Lipopolyplex mixtures formulated with Vp1 peptide were singularly unsuccessful in enhancing transfection. This is perhaps unsurprising in view of the weak plasmid charge neutralising and condensing properties of the Vp1 peptide. However, we had hoped for better in view of the classical nuclear localisation signal (NLS) embedded in the sequence (Table 1). Recent evidence has suggested that nuclear import of nucleic acids may be inefficient during cationic liposome-mediated transfection.10113637 For this reason there have been a number of attempts, including the work described here, to improve transfection efficiency by attempting to enhance nuclear uptake of nucleic acids using polycationic polymers harbouring peptide sequences with known nuclear localising capabilities.172022 However, our results appear to suggest that the presence of the NLS sequences does not promote transfection without adequate nucleic acid charge neutralisation and condensation as well. Indeed the latter seems the more important. This is born out by the experience of Fritz et al22 who observed no difference in transfection efficiencies between recombinant human histone (H1) and a modified version (NLS-H1) containing the SV40 large T antigen nuclear localizing sequence. However, others have suggested that the presence of an NLS does improve the nuclear accumulation of pDNA albeit via specific intracellular pathways.3839 As a specialised adenovirus core peptide, mu may have some influence over these pathways, but that remains to be established.
However, perhaps the most significant observations described here relate to the ability of mu-containing lipopolyplex mixtures to transfect differentiated ND7 cells (Figure 5). Differentiated ND7 cells possess a similar phenotype to their parental peripheral sensory neurons, including the induction of neurite outgrowth, a significant reduction in overall proliferation and a corresponding reduction in transfectability as a result.3035 Hence in effect, differentiated ND7 cells provide a simple ex vivo-like post-mitotic CNS cell system. Successful transfection of these cells would bode well for transfection of primary neurons and CNS cells in vivo. Gratifyingly, lipopolyplex mixtures comprised of pCMVβ:mu:(DC-Chol/DOPE) 1:12:6 (w/w/w) were able to transfect differentiated ND7 cells successfully with levels of transfection equivalent to those seen with undifferentiated cells, except in the instance where differentiation was caused by serum withdrawal (− serum) (Figure 5). Moreover, lipopolyplex transfection levels were consistently between six- and 10-fold higher than those seen with transfection by pCMVβ:(DC-Chol/DOPE) 1:3 (w/w) lipoplex mixtures. These results offer a tantalising glimpse that mu may indeed have some influence over the process of nuclear entry of nucleic acids. However, even if that were not the case, mu appears to have some attractive properties that place it alongside pLL and protamine sulfate as a useful enhancer of cationic liposome-mediated gene delivery.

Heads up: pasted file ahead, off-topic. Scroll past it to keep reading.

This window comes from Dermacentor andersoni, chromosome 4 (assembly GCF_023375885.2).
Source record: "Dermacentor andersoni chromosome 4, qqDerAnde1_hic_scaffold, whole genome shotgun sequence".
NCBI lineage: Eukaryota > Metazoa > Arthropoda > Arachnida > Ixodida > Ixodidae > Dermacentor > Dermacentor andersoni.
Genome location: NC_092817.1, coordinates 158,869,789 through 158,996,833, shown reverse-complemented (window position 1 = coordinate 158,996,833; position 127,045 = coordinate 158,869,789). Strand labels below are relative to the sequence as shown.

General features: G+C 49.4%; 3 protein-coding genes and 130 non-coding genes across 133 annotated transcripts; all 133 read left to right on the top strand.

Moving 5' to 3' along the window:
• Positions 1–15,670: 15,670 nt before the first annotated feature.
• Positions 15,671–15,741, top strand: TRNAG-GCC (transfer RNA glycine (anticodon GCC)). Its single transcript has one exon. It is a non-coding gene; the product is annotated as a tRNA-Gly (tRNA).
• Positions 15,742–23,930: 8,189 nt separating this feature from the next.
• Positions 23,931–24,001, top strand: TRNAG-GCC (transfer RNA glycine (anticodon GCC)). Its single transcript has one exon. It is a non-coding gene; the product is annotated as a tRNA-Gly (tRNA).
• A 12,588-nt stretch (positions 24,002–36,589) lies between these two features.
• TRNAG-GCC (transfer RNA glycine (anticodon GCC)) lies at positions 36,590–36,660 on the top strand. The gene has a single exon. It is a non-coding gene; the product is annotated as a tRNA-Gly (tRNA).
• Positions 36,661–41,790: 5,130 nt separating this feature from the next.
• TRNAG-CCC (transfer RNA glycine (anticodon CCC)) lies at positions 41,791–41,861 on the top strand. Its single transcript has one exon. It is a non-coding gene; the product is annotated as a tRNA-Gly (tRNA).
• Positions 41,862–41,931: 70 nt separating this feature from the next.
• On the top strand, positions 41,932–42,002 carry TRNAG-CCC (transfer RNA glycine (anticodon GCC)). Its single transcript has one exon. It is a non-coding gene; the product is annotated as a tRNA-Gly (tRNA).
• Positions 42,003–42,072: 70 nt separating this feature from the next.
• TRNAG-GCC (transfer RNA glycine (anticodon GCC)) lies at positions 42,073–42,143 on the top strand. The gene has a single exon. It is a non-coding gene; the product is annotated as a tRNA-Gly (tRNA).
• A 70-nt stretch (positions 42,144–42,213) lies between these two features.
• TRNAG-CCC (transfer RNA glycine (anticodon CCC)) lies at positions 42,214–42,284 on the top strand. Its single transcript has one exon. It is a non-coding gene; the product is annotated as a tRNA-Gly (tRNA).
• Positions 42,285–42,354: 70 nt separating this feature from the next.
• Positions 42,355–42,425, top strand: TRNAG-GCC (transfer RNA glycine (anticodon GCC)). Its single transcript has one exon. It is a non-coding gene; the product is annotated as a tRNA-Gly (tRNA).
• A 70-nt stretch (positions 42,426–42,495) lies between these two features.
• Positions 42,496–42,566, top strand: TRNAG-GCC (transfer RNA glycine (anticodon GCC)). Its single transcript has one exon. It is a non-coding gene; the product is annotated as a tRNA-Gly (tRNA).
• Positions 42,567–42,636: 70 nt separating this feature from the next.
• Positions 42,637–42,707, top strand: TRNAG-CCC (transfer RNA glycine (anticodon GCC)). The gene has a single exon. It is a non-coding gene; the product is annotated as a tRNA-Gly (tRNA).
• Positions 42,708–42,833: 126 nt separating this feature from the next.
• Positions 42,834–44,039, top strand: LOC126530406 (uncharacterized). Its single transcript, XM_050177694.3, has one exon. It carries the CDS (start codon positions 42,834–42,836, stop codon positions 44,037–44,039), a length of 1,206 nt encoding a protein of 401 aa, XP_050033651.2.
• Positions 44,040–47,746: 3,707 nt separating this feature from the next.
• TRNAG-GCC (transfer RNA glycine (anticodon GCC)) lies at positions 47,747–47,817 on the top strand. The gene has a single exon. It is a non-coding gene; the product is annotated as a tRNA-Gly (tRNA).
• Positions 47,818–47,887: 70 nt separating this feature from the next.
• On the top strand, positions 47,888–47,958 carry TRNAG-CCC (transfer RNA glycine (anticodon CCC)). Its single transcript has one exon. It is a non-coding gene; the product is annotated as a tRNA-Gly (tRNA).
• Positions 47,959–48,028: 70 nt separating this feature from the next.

Materials and methods
Cationic peptides and polypeptides
pLL (15000–30000 kDa) and protamine sulfate were purchased from Sigma (Poole, UK). Peptides Vp1 and Mu were synthesised on a Shimadzu PSSM-8 solid phase peptide synthesiser using a five-fold excess of (9-fluorenyl) methoxycarbonyl (Fmoc)-protected L-amino acids (Novabiochem, Nottingham, UK) and the FastMoc reagents 2-(1H-benzotriazole-1-yl)-1,1,3,3-tetra-methylu- ronium hexafluorophosphate/hydroxybenzotriazole (HBTU/ HOBt) (Advanced Chemtech Europe, Cambridge, UK) as the amide coupling agent. After resin cleavage and deprotection, desalting was performed by gel filtration using a column of P2 Biogel (2 × 28 cm; BioRad, Herts, UK) attached to an FPLC system (Amersham Pharmacia Biotech UK, Bucks, UK) with 0.1% aqueous TFA as eluant at a flow rate of 0.5–0.75 ml/min. Final preparative reverse-phase purification was achieved with a Vydac column (C18, 5 μm, 2 × 25 cm; Hichrom, Berks, UK) attached to a Gilson HPLC system (Anachem, Bedfordshire, UK). Peptides were eluted at 5 ml/min by means of a linear gradient of acetonitrile in 0.1% aqueous TFA and elution monitored at 220–230 nm.